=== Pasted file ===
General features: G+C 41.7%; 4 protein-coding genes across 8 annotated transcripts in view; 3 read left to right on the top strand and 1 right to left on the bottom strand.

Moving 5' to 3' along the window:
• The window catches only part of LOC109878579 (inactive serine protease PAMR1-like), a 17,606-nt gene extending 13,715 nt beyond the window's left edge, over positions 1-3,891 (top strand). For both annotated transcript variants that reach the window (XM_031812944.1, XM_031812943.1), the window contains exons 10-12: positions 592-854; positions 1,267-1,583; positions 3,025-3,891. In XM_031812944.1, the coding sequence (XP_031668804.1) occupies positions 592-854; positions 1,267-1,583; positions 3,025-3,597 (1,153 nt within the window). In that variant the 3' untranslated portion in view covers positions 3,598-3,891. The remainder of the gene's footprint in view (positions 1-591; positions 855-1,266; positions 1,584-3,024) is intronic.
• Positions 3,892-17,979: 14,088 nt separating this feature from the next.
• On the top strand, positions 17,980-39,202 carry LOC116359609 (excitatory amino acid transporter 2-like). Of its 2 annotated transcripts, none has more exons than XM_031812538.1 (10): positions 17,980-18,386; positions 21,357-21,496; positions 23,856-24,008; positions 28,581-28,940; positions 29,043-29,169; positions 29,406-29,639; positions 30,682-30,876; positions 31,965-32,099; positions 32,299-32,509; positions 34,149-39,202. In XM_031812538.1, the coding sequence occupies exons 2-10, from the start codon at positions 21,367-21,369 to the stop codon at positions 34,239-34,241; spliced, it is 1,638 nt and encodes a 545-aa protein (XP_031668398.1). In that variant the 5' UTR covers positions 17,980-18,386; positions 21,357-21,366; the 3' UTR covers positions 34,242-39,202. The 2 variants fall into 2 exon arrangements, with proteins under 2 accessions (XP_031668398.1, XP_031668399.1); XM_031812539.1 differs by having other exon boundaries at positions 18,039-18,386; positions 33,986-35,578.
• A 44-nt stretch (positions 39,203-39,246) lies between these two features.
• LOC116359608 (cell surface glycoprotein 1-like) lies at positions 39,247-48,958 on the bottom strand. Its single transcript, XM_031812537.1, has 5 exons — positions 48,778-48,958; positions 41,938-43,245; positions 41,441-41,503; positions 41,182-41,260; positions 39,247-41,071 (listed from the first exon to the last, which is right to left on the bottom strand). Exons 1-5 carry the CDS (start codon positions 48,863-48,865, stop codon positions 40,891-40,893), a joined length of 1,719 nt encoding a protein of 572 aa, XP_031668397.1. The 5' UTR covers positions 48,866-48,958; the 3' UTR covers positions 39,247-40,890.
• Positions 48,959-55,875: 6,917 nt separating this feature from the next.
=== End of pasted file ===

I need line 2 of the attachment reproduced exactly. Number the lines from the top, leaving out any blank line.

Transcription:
Moving 5' to 3' along the window: